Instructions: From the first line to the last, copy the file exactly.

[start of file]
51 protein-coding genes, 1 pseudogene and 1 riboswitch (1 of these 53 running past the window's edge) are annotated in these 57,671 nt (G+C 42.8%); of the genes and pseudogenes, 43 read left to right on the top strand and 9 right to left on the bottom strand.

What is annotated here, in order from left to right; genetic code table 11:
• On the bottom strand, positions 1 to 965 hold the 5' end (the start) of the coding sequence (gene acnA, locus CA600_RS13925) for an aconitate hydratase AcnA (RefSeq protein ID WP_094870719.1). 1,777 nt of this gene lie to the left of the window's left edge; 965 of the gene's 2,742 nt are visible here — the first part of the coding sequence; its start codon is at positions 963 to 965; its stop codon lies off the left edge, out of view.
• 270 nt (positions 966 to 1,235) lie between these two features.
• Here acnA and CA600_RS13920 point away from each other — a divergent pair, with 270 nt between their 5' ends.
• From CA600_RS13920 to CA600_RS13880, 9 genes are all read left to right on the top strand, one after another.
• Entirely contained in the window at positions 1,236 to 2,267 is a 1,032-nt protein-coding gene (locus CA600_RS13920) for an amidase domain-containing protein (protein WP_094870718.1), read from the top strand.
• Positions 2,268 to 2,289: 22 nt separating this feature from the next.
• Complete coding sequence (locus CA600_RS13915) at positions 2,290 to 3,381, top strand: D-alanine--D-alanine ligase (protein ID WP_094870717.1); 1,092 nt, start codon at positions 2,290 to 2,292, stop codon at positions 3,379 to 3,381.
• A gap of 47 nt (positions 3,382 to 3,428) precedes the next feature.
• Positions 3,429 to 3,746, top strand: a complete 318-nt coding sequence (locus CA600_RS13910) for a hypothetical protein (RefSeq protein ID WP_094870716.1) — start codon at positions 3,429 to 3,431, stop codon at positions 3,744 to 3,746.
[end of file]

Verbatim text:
51 protein-coding genes, 1 pseudogene and 1 riboswitch (1 of these 53 running past the window's edge) are annotated in these 57,671 nt (G+C 42.8%); of the genes and pseudogenes, 43 read left to right on the top strand and 9 right to left on the bottom strand.

What is annotated here, in order from left to right; genetic code table 11:
• On the bottom strand, positions 1 to 965 hold the 5' end (the start) of the coding sequence (gene acnA, locus CA600_RS13925) for an aconitate hydratase AcnA (RefSeq protein ID WP_094870719.1). 1,777 nt of this gene lie to the left of the window's left edge; 965 of the gene's 2,742 nt are visible here — the first part of the coding sequence; its start codon is at positions 963 to 965; its stop codon lies off the left edge, out of view.
• 270 nt (positions 966 to 1,235) lie between these two features.
• Here acnA and CA600_RS13920 point away from each other — a divergent pair, with 270 nt between their 5' ends.
• From CA600_RS13920 to CA600_RS13880, 9 genes are all read left to right on the top strand, one after another.
• Entirely contained in the window at positions 1,236 to 2,267 is a 1,032-nt protein-coding gene (locus CA600_RS13920) for an amidase domain-containing protein (protein WP_094870718.1), read from the top strand.
• Positions 2,268 to 2,289: 22 nt separating this feature from the next.
• Complete coding sequence (locus CA600_RS13915) at positions 2,290 to 3,381, top strand: D-alanine--D-alanine ligase (protein ID WP_094870717.1); 1,092 nt, start codon at positions 2,290 to 2,292, stop codon at positions 3,379 to 3,381.
• A gap of 47 nt (positions 3,382 to 3,428) precedes the next feature.
• Positions 3,429 to 3,746, top strand: a complete 318-nt coding sequence (locus CA600_RS13910) for a hypothetical protein (RefSeq protein ID WP_094870716.1) — start codon at positions 3,429 to 3,431, stop codon at positions 3,744 to 3,746.